One of the key players in New Zealand’s historic qualification for the 2010 FIFA World Cup South Africa™, Paston had already signalled his time was up at Wellington Phoenix – the nation’s only professional club – several months ago.
In an international career partly hindered by injury and unavailability, Paston retires with 35 caps for the All Whites dating back to September 1997.
“Since retiring from the Phoenix I haven’t really missed playing football and that was a pretty good sign that it was time to move on,” said Paston.
“I’ve been given an opportunity in a new career doing something that I enjoy and my energy is focused in that direction at the moment.”
“A World Cup campaign takes a huge amount of time and energy and I feel if I can’t give it the commitment it deserves then it’s time to step aside.”
New Zealand, who are seeking to reach successive FIFA World Cups for the first time in their history, are set to face the fourth-best CONCACAF nation in November with the winner advancing to Brazil 2014.
Paston came to national and global prominence during the campaign for South Africa 2010 as New Zealand ended a 28 year drought from the world stage.
Early in the second half of the intercontinental play-off against Bahrain, Paston dived low to his right to save Sayed Mohamed Adnan’s penalty ensuring the All Whites edged past their opponents who would have otherwise advanced on away goals.
“The game against Bahrain was probably one of my favourite memories of playing in an All Whites shirt, along with the entire 2010 World Cup campaign,” said the 36-year-old. “There’s no one single moment that I would pick out, but that was a pretty special time in my career.”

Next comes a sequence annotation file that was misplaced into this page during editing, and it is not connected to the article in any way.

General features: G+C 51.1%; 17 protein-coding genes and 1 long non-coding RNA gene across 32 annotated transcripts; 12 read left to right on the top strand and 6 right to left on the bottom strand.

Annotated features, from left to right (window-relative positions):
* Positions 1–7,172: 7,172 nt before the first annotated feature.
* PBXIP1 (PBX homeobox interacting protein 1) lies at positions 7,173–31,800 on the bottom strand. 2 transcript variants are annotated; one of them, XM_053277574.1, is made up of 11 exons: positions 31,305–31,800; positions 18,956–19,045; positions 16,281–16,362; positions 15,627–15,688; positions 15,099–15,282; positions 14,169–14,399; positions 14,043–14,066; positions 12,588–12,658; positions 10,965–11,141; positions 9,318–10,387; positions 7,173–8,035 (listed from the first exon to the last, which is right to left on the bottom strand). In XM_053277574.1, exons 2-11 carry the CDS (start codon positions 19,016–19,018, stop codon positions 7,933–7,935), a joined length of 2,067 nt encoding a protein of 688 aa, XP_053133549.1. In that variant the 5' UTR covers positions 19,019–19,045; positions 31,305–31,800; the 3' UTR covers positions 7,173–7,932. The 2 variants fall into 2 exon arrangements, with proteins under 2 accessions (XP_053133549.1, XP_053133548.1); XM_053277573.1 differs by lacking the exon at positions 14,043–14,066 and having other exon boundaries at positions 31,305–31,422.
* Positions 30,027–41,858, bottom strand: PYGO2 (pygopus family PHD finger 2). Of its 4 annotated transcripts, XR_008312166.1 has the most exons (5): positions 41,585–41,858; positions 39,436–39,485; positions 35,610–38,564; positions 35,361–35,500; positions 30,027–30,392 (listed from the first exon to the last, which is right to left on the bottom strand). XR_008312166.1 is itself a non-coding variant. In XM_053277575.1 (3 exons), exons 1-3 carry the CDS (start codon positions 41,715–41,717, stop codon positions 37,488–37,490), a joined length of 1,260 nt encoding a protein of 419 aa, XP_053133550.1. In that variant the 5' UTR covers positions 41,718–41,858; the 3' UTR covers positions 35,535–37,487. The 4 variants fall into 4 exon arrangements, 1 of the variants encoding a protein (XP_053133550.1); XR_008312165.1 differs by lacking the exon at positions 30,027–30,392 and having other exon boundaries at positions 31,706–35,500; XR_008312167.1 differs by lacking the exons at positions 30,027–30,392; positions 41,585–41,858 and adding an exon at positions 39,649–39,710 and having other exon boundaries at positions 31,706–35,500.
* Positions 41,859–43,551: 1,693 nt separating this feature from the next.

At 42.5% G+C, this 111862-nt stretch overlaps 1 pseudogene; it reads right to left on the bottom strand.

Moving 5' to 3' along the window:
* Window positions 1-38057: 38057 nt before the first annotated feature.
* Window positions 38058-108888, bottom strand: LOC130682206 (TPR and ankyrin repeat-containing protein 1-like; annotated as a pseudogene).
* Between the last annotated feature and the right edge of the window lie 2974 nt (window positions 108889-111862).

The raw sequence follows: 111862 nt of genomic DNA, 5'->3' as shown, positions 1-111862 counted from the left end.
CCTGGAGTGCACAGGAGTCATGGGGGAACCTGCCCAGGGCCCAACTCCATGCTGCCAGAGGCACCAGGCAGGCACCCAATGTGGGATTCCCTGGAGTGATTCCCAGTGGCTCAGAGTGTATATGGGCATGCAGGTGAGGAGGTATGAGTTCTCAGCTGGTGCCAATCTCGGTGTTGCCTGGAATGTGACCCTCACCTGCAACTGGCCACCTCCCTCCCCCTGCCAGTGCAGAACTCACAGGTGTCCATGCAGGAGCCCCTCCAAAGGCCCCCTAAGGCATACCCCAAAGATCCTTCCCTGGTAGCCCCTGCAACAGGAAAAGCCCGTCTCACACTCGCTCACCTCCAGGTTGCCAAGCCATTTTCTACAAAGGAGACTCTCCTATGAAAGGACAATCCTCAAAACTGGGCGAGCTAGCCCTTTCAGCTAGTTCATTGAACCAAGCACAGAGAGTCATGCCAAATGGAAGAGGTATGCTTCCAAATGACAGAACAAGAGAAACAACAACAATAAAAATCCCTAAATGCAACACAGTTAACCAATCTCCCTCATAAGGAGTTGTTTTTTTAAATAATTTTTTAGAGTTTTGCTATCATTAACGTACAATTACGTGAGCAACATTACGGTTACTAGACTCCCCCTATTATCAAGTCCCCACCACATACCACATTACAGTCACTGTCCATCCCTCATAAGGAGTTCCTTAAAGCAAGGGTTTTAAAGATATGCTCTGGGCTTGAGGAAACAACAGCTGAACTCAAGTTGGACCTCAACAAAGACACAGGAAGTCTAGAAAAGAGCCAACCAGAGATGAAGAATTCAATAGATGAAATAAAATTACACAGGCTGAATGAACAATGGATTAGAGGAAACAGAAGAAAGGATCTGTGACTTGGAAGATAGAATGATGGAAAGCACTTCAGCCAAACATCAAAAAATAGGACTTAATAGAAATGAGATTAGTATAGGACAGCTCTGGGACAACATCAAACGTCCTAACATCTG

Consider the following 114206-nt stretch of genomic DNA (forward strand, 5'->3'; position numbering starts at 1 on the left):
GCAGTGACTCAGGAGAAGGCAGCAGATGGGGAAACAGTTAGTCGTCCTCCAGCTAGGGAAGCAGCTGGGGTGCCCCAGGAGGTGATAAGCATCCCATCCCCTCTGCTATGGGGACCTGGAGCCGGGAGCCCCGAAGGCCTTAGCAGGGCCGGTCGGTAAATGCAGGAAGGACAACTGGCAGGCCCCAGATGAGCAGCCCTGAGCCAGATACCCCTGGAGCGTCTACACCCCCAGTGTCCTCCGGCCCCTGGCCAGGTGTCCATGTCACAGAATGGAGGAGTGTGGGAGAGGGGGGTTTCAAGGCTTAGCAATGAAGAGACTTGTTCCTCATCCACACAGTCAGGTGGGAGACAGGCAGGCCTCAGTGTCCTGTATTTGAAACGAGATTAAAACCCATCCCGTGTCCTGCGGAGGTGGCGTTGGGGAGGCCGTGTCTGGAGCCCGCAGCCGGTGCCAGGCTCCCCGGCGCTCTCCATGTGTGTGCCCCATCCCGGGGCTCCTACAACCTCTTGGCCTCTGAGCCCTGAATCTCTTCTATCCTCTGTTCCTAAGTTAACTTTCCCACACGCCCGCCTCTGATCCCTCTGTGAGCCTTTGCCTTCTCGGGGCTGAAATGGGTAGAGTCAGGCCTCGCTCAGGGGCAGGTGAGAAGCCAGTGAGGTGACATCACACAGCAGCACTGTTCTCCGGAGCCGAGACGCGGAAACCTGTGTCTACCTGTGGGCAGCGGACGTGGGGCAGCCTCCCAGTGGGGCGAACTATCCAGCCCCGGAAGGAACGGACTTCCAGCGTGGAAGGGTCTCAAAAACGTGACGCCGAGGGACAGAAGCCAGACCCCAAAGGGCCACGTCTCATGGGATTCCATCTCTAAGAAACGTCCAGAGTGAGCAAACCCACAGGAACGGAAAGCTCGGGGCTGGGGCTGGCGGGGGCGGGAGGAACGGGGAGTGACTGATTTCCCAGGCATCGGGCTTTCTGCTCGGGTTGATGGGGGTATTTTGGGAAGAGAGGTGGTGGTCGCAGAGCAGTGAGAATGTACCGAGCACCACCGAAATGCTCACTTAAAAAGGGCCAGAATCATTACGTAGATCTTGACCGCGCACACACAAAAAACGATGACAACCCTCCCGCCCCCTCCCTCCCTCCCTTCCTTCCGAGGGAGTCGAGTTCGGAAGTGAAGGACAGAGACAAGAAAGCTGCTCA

At the time New Zealand newspaper Sunday Star Times called the block ‘the greatest save in the history of the New Zealand game’, and Paston went onto reprise his heroics in South Africa.
“I think they have a fantastic chance to qualify again”, said Paston on the All Whites’ chances for a second successive FIFA World Cup appearance.
“Its 180 minutes and who knows what can happen. The first leg is going to be very important as it was against Bahrain. Get a good result away from home and they will always have a chance at home.”
The Kiwis conceded just two goals in South Africa, with Paston featuring prominently in what will go down as a breakthrough moment in the history of New Zealand football. The largely unheralded All Whites exited after the group stage without a loss ensuring they, somewhat remarkably, became the only team in the 32 nation tournament to avoid defeat.
“Mark has always displayed a true passion and dedication for the All Whites," said New Zealand coach Ricki Herbert. “He was always committed and determined to be a winner.”